You might want to view the social engagements at work as additional work assignments. You don’t have to enjoy them, but you’ll get some workplace credits for attending. It can be just something else you have to do at work. Your goal is to be considered as friendly, aboveboard and a team player. It isn’t a problem if you’re viewed as shy and reserved and even a bit of a loner.

2) The one mandatory social event

What’s the one social activity that you must participate in? The morning greeting. When you first see a coworker, it’s very important to say, “Good morning.” Try to smile, and look directly at her for just a moment. That’s all. It’s quick, scripted, and buys you a great deal of goodwill if done on a regular basis.

3) You don’t have to socialize all the time, just some of the time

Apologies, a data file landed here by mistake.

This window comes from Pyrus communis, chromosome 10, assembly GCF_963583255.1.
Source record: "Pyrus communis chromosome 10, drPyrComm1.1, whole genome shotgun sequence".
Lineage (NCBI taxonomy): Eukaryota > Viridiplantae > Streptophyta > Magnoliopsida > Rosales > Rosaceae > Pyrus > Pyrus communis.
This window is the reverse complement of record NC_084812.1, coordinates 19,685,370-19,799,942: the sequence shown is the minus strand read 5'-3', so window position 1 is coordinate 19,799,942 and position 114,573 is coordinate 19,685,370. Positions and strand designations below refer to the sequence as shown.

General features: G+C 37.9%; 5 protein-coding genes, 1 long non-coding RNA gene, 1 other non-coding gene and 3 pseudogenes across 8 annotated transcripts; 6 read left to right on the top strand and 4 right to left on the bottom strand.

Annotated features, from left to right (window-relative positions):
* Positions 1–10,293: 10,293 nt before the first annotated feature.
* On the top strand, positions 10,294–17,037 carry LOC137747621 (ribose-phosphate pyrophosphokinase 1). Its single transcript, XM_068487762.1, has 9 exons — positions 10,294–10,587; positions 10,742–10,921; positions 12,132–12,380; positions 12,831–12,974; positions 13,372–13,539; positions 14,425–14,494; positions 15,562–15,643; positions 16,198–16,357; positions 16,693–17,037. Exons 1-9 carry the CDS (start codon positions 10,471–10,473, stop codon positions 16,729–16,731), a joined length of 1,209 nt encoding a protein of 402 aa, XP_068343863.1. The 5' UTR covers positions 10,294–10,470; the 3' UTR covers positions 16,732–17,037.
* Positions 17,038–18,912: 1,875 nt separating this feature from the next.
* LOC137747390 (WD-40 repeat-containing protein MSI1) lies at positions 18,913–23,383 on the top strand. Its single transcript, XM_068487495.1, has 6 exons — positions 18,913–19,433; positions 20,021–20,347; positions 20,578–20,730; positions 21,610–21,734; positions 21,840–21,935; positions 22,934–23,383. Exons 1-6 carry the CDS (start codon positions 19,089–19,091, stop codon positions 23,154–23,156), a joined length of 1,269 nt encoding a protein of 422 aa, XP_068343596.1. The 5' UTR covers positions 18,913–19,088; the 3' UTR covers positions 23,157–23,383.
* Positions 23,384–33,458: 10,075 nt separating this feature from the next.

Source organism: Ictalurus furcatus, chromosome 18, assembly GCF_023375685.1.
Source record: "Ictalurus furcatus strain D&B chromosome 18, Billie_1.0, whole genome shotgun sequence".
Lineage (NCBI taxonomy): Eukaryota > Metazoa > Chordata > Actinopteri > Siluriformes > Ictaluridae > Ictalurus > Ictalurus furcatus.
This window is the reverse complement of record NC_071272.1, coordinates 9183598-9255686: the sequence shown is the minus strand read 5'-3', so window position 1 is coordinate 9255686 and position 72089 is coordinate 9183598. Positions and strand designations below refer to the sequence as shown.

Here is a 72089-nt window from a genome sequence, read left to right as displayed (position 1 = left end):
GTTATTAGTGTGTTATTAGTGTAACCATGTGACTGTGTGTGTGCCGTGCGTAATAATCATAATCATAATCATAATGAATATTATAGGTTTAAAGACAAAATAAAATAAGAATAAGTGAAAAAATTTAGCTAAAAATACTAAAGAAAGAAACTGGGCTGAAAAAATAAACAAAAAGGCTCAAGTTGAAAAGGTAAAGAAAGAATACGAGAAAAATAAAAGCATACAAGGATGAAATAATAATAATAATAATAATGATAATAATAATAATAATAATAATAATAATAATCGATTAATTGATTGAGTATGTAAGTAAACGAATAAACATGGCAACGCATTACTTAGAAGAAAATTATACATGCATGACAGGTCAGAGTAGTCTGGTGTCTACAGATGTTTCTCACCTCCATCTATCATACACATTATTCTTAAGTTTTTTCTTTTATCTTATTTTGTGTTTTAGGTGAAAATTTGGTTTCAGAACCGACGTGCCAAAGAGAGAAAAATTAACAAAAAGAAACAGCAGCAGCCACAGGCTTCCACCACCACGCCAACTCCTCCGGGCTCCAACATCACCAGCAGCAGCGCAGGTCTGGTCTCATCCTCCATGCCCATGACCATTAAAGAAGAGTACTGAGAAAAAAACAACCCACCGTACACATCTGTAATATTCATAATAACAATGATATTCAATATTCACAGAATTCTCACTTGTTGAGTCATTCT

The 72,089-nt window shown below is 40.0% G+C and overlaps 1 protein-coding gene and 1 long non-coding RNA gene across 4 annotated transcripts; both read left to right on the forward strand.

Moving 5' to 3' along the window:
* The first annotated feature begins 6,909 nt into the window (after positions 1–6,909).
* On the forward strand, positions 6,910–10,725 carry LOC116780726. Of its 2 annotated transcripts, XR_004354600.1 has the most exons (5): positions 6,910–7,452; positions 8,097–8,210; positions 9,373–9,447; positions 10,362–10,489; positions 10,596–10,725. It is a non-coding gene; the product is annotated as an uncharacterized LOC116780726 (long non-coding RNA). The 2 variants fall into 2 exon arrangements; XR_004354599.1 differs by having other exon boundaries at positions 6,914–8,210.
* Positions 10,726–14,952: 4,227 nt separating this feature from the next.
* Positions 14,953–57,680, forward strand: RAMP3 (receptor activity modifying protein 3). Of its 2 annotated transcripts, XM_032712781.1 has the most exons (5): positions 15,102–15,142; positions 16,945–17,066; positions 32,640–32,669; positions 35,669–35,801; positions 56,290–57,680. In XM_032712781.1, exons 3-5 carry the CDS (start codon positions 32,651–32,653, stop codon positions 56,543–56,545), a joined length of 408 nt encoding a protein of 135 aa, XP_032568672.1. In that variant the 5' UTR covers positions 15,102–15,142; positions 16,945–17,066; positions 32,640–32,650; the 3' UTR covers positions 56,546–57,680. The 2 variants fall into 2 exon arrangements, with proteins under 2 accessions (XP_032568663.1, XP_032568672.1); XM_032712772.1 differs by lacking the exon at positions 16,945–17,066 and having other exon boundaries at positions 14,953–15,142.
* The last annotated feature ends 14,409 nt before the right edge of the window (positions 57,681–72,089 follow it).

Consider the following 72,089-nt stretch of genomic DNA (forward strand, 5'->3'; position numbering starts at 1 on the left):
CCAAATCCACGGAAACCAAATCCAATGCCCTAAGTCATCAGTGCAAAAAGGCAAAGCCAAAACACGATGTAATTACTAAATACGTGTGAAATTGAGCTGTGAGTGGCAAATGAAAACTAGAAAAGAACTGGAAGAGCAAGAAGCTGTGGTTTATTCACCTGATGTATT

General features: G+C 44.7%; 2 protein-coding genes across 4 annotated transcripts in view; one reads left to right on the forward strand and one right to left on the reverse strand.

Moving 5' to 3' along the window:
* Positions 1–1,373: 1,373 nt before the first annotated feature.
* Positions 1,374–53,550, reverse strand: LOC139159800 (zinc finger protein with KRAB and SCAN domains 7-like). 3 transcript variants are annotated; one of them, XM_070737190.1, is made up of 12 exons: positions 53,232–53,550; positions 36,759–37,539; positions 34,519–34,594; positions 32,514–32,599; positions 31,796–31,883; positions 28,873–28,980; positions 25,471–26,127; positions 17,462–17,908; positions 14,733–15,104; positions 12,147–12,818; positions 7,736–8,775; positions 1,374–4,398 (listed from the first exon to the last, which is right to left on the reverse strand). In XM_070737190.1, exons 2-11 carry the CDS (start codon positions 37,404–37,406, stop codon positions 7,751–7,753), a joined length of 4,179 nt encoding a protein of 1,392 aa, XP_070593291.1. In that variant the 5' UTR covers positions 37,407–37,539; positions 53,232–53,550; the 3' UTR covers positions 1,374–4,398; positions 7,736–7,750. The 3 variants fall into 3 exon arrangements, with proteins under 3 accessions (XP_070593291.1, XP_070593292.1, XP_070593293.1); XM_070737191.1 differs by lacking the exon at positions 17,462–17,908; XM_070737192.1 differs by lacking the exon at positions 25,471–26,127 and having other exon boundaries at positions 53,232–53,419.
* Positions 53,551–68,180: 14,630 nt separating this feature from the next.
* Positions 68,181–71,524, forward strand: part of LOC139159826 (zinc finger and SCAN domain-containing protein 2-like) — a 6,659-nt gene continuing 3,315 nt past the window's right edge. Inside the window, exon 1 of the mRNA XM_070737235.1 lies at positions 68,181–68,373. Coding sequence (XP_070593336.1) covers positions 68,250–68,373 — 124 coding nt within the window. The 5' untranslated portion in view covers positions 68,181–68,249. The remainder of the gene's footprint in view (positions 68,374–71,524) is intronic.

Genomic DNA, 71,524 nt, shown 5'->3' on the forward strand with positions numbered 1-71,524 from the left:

A small degree of workplace socializing can go a long way toward having others view you as a team player. Pick and choose which social activities will be easiest to participate in, and skip those that you really dread. If a coworker asks why you didn’t attend the Saturday Karaoke Party, you can easily state that you need a lot of down time after a long week, and you just didn’t feel like a party. And, if you’re telling this over coffee on Monday morning, your coworker will see that you can be friendly.

4) Some social events are easier than others

For many women, some types of social events can be more enjoyable than others. Generally, more structured activities can be easier than less organized ones. Many women would much rather spend twenty minutes in the break room having the June birthday cake than going out for a beer on a Friday evening. For other women, large noisy gatherings can be overwhelming, but a simple lunchtime walk with a few other people can be fine.